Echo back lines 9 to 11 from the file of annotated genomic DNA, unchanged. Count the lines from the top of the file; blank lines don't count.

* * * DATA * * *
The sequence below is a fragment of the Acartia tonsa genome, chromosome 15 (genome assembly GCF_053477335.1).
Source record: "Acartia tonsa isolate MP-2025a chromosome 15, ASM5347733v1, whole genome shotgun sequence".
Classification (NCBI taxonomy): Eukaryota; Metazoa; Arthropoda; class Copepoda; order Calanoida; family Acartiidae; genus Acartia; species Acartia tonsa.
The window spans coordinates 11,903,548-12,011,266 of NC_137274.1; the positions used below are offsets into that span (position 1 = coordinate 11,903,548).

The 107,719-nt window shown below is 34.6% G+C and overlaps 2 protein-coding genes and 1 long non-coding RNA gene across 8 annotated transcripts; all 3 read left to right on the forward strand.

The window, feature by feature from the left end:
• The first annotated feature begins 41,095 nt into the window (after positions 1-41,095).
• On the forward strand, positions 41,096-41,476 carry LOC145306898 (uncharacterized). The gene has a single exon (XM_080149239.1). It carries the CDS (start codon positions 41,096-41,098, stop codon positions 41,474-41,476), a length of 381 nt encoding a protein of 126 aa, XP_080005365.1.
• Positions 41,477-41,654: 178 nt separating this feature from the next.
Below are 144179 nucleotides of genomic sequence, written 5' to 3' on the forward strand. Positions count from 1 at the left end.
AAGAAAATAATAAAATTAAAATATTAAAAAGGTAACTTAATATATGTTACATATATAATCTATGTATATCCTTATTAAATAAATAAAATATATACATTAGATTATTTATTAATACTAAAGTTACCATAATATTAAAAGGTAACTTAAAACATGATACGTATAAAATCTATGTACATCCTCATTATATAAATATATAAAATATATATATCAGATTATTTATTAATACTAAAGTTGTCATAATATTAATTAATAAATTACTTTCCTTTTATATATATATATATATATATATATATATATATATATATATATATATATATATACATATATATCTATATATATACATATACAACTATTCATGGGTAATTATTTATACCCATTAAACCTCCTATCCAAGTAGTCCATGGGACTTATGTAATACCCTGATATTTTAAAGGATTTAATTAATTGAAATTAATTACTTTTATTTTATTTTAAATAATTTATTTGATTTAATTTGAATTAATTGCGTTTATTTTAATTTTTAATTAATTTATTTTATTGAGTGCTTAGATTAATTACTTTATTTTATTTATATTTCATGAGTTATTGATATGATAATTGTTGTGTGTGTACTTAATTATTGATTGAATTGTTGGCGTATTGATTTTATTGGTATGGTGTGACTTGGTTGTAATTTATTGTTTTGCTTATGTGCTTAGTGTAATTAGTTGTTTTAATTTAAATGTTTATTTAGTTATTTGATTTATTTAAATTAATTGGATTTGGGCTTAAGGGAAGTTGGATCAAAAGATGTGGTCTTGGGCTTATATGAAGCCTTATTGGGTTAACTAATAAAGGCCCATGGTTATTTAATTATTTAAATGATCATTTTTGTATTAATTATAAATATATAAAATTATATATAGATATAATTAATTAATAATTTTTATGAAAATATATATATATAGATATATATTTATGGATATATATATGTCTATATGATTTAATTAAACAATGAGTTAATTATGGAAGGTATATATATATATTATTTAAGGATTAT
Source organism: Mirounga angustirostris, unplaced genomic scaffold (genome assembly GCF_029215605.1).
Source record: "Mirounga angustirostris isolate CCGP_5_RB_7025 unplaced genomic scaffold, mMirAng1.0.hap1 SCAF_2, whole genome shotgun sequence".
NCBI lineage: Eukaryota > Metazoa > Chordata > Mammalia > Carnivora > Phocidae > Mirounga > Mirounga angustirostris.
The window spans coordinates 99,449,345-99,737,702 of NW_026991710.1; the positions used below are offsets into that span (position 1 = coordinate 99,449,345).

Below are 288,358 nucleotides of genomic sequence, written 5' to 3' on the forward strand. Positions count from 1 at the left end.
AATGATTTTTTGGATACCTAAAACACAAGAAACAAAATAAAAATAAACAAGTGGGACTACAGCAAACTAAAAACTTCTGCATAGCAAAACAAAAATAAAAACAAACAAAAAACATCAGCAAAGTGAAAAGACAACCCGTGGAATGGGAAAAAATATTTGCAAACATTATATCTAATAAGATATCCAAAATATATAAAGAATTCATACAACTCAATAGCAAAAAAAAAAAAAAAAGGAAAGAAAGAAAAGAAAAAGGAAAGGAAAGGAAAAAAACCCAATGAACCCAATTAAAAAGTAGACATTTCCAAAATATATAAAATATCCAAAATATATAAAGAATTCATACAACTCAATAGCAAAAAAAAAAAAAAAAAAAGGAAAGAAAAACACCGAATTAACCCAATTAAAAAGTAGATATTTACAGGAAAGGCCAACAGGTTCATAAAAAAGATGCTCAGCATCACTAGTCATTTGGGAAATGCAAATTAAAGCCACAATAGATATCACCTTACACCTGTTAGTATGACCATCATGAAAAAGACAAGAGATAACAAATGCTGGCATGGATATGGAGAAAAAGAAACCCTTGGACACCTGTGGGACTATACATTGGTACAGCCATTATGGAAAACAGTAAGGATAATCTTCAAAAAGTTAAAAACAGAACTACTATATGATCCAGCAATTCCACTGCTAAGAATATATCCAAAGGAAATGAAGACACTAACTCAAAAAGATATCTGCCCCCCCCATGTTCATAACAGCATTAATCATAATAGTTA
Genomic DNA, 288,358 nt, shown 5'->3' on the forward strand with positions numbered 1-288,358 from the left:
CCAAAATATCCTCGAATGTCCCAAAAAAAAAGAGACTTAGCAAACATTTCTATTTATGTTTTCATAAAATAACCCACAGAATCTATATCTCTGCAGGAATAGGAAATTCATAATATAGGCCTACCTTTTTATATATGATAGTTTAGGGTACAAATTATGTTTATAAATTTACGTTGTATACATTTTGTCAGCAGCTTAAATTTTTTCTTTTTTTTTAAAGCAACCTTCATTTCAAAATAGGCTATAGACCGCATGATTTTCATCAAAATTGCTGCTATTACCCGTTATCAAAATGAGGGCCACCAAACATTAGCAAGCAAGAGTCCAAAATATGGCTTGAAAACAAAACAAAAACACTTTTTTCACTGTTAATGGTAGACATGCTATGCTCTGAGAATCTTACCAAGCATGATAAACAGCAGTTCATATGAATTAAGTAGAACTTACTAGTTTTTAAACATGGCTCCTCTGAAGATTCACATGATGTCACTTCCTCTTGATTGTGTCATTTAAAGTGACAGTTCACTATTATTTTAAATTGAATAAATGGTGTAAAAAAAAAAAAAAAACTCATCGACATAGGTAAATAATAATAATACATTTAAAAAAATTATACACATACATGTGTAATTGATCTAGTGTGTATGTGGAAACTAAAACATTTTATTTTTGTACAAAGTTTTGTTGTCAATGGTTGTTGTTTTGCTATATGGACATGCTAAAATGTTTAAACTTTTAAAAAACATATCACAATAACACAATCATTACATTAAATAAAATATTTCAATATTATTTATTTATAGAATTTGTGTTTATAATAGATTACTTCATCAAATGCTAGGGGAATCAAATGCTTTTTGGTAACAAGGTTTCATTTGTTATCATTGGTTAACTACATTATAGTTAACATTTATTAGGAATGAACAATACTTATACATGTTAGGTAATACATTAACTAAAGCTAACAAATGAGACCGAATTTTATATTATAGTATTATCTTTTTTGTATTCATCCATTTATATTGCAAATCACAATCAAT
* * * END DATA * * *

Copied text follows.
• Positions 41,477-41,654: 178 nt separating this feature from the next.
Below are 144179 nucleotides of genomic sequence, written 5' to 3' on the forward strand. Positions count from 1 at the left end.
AAGAAAATAATAAAATTAAAATATTAAAAAGGTAACTTAATATATGTTACATATATAATCTATGTATATCCTTATTAAATAAATAAAATATATACATTAGATTATTTATTAATACTAAAGTTACCATAATATTAAAAGGTAACTTAAAACATGATACGTATAAAATCTATGTACATCCTCATTATATAAATATATAAAATATATATATCAGATTATTTATTAATACTAAAGTTGTCATAATATTAATTAATAAATTACTTTCCTTTTATATATATATATATATATATATATATATATATATATATATATATATATATATACATATATATCTATATATATACATATACAACTATTCATGGGTAATTATTTATACCCATTAAACCTCCTATCCAAGTAGTCCATGGGACTTATGTAATACCCTGATATTTTAAAGGATTTAATTAATTGAAATTAATTACTTTTATTTTATTTTAAATAATTTATTTGATTTAATTTGAATTAATTGCGTTTATTTTAATTTTTAATTAATTTATTTTATTGAGTGCTTAGATTAATTACTTTATTTTATTTATATTTCATGAGTTATTGATATGATAATTGTTGTGTGTGTACTTAATTATTGATTGAATTGTTGGCGTATTGATTTTATTGGTATGGTGTGACTTGGTTGTAATTTATTGTTTTGCTTATGTGCTTAGTGTAATTAGTTGTTTTAATTTAAATGTTTATTTAGTTATTTGATTTATTTAAATTAATTGGATTTGGGCTTAAGGGAAGTTGGATCAAAAGATGTGGTCTTGGGCTTATATGAAGCCTTATTGGGTTAACTAATAAAGGCCCATGGTTATTTAATTATTTAAATGATCATTTTTGTATTAATTATAAATATATAAAATTATATATAGATATAATTAATTAATAATTTTTATGAAAATATATATATATAGATATATATTTATGGATATATATATGTCTATATGATTTAATTAAACAATGAGTTAATTATGGAAGGTATATATATATATTATTTAAGGATTAT